Perusing the weekly email I get from Time magazine about their Top 10 stories of the week, I found their number one story to be particularly interesting. Entitled "Should Videotaping the Police Really Be a Crime?" the article uses the case of one Anthony Graber down in Maryland who videotaped an unorthodox traffic stop by gun-wielding Maryland state trooper Joseph D. Uhler back in March and now faces up to 16 years for violating the state's wiretapping law to answer the title's question. Skip to the 3:00 minute mark of the video for the relevant police officer on videotape.
I'll make this short because I'm on the BoltBus to Boston and my right elbow is getting rugburn from typing in these cramped quarters. Videotaping cops should never be illegal. Wiretapping laws apply to private conversations (it is the audio of the videotape that prosecutors look to portray as criminal) and everything a public servant does in their capacity as a public servant is inherently public. Get paid with taxpayer money? Those same taxpayers have every right to videotape what you do on their dime.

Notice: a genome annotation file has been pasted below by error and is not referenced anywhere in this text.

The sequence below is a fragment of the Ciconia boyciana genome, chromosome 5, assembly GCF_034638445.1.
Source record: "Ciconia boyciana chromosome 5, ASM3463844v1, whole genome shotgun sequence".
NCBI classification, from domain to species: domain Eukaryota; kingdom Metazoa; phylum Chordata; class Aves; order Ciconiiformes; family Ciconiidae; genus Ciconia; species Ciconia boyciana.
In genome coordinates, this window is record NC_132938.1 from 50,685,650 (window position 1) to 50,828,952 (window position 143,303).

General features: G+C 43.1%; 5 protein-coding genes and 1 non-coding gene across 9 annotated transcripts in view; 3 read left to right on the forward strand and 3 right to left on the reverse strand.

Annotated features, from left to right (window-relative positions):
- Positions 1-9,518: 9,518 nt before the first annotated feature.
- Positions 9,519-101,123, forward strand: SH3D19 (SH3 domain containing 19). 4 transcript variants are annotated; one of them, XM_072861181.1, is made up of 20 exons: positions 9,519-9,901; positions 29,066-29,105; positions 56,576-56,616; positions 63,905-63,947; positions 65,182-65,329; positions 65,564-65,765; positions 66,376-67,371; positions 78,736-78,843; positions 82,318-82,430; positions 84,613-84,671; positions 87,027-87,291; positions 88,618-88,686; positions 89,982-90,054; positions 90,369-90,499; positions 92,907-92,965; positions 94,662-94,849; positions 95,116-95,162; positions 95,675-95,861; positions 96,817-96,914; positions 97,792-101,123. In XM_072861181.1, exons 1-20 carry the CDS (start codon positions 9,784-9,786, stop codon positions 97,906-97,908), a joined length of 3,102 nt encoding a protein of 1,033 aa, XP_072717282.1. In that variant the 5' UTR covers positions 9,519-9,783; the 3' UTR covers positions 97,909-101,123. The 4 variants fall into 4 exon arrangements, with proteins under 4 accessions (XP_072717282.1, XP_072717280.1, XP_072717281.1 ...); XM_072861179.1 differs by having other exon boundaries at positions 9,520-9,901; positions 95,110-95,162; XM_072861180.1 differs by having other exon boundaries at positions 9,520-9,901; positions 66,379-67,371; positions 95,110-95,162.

If public servants have a problem with being subject to scrutiny by the public, then they are clearly in the wrong profession. If a police officer tells you that it's illegal to videotape them, they're wrong. But the problem is that they have the power to arrest, even if you are doing nothing illegal, and this intimidates most people into putting the camera away. Police officers should have no problem being videotaped all day everyday on the job, unless, of course, they're doing something wrong.